Mev Brown: Time to release our officers from their paperwork prison

Lothian and Borders Police on the beat in Edinburgh

Lothian and Borders Police on the beat in Edinburgh

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These are testing times for the police. As Lothian & Borders officers settle back into normal duties after helping handle the riots in England, police resources and tactics across the UK are in the spotlight as never before.

And the proposed creation of a single Scottish police force means our own Chief Constable, David Strang, is having to contemplate the biggest overhaul of policing in the region for a generation.

Amid all this, there is one thing that reassures the public – bobbies on the beat.

But, despite all the talk of reform, nobody is discussing perhaps the single biggest step anyone could take to free up more officers’ time – slashing red tape.

To put the problem in context, I will recount just one incident from the many nights that I have spent on patrol with the police.

The two officers I was with encountered a drunken brawl in the street between two groups of revellers, numbering a minimum of 12.

Firstly, I was surprised they broke up a brawl that size without back-up, but then I was amazed to watch them send both groups on their ways with no more than a verbal warning.

Puzzled, I asked why no arrests had been made. Their reply speaks volumes about the day-to-day problems faced by the boys in blue. Doing that, they said, would take them off the streets for several hours processing the paperwork for admission to the cells and writing the incident reports.

And, if their colleagues were involved in an even more serious incident and called for back-up, what good would they be sitting in the custody suite doing paperwork?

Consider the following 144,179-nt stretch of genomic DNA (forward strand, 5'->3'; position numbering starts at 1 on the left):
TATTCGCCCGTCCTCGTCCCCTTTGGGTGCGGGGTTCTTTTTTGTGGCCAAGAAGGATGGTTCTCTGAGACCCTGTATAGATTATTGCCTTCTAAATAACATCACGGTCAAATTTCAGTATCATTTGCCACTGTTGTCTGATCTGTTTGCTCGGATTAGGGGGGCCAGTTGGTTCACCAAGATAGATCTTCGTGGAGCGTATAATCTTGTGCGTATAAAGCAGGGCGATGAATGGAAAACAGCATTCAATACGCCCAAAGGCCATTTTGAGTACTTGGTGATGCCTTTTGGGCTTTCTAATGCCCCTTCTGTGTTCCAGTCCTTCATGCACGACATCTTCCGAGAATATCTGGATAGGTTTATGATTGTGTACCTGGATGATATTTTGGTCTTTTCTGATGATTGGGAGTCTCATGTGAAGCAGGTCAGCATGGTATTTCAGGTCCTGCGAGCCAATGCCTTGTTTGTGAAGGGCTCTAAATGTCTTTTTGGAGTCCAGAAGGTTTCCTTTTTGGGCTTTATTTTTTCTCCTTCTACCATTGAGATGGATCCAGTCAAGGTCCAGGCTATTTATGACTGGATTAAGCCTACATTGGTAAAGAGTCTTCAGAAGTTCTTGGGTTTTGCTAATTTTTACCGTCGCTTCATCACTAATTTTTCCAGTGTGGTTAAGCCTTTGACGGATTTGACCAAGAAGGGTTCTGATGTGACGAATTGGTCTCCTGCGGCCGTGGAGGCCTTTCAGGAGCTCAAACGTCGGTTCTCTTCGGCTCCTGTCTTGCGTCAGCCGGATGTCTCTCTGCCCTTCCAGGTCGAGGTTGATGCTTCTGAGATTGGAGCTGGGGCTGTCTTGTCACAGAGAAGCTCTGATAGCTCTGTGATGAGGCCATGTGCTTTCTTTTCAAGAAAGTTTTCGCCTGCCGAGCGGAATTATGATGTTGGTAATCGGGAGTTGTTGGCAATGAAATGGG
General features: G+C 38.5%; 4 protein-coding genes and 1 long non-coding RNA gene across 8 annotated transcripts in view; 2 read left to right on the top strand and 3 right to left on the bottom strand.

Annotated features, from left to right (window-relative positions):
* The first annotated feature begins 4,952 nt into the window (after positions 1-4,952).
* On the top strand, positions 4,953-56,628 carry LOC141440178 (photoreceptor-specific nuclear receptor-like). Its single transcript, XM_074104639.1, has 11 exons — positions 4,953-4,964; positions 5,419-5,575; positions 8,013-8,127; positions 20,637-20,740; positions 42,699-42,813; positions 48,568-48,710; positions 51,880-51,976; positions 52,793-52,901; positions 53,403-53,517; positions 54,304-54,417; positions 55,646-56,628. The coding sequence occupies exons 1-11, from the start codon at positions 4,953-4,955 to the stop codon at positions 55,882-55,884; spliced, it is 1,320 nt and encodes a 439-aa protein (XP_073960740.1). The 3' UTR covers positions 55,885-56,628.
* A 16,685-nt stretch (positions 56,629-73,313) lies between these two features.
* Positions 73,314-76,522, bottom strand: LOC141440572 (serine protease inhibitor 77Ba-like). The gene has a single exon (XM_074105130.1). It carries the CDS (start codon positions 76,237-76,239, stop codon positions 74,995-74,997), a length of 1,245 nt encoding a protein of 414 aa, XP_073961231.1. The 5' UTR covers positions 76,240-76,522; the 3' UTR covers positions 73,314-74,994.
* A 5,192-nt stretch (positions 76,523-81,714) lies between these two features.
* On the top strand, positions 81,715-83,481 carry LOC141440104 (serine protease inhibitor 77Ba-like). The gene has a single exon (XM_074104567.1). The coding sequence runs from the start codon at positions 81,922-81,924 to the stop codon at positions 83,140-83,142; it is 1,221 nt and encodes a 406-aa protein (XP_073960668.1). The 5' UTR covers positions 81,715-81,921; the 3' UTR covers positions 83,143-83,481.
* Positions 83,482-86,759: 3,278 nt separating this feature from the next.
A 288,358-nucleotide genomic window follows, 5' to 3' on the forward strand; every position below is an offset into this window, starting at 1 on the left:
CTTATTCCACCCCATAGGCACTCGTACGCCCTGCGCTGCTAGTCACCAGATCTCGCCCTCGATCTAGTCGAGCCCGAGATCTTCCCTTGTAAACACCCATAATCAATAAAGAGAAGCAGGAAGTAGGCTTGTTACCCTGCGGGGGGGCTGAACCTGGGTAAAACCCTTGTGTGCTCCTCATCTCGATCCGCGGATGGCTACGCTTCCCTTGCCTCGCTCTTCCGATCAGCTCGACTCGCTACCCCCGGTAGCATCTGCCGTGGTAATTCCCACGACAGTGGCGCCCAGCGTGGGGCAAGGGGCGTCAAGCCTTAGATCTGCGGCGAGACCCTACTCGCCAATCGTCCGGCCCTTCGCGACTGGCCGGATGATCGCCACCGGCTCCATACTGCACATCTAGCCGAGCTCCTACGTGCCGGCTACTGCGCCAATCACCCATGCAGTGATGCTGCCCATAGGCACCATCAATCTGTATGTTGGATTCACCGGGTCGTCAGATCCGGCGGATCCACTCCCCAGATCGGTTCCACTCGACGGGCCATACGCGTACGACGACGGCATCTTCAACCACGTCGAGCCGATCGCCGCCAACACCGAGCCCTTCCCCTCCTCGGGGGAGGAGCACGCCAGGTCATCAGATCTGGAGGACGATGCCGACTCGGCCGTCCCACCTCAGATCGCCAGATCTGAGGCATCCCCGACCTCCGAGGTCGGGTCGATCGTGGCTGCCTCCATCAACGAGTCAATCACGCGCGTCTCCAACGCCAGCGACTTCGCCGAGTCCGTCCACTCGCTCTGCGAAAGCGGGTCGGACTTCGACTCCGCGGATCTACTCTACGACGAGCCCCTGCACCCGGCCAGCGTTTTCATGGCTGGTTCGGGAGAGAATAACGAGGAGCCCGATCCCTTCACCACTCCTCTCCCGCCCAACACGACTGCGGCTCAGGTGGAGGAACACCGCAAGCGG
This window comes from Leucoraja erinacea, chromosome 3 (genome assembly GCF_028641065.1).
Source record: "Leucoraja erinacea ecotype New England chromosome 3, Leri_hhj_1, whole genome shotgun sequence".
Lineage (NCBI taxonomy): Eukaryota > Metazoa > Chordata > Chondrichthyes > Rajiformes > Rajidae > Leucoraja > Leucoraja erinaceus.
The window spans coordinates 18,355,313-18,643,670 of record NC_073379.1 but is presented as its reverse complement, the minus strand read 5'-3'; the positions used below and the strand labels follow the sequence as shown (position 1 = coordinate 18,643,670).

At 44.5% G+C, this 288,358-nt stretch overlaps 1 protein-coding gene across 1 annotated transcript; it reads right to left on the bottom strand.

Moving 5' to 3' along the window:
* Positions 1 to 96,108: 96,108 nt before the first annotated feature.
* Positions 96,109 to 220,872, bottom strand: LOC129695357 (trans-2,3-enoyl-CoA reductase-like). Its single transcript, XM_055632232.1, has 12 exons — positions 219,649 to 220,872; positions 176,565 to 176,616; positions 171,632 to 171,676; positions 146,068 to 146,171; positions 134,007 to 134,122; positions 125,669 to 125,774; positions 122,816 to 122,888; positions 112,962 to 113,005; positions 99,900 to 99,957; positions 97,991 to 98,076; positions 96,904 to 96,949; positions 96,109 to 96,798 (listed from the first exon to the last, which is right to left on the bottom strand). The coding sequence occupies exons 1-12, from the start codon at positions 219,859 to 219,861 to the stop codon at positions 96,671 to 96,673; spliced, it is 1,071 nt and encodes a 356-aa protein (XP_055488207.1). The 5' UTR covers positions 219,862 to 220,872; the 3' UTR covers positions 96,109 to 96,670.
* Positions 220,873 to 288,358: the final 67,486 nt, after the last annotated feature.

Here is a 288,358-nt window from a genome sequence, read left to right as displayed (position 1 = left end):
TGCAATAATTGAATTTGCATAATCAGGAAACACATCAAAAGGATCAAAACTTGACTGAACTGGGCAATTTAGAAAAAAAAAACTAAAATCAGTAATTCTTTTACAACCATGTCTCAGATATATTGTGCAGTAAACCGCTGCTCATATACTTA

You can’t fault their logic, or fail to share their frustration.

Of the conversations I have had with police officers, one of the more common was regarding frustration with the amount of, often repetitive and sometimes pointless, paperwork.

As you may expect, when asking officers why they joined the police, the answer is invariably something along the lines of “protecting the public and putting criminals behind bars”.

Not once was I told: “Because I like filling in forms.”

Ironically, given the mountains of paperwork officers are forced to fill out, if there is one thing that is difficult to discover, it is just how much time police officers spend on patrol, as opposed to filling out forms.

HM Inspector of Constabulary in Scotland doesn’t gather that information. Even a 35-page report entitled “Demanding Times: the front line and policing visibility” and published earlier this year by HM Inspector of Constabulary, which covers England, Wales and Northern Ireland, fails to shed much light. Instead, it ducks the issue, by classing officers doing paperwork as technically “available”, though not actually “visible”.

Perhaps if we want a clearer indication of how much of our police officers’ time is consumed by red tape and paperwork, we could look at how many offenders are jailed each year per individual officer.

The answer is less than one per year.

Scotland’s 17,000-plus police sent 15,828 offenders into prison in 2009/10. That represents a fall from the 19,926 jailed by the 16,000 police employed in 2001/2.

Sentencing policy may have a part to play, but all my anecdotal evidence suggests that red tape is an enormous factor.

The proposed merger of the eight Scottish constabularies will have huge implications. At a stroke, the UK’s second biggest force would be created.

With around 25 per cent of police budgets currently being taken up by headquarters costs, the potential savings are significant.

A single force could easily be funded directly from Holyrood, rather than through the 32 local authorities as the individual forces currently are. This would give Holyrood ministers considerable clout and, conversely, diminish the influence of local councils.

As they say, the devil will be in the detail.

But, at the end of the day, somebody needs to start cutting police red tape and paperwork.

The term “cop” comes from the phrase “constable on patrol” and that is what the public, and officers, want.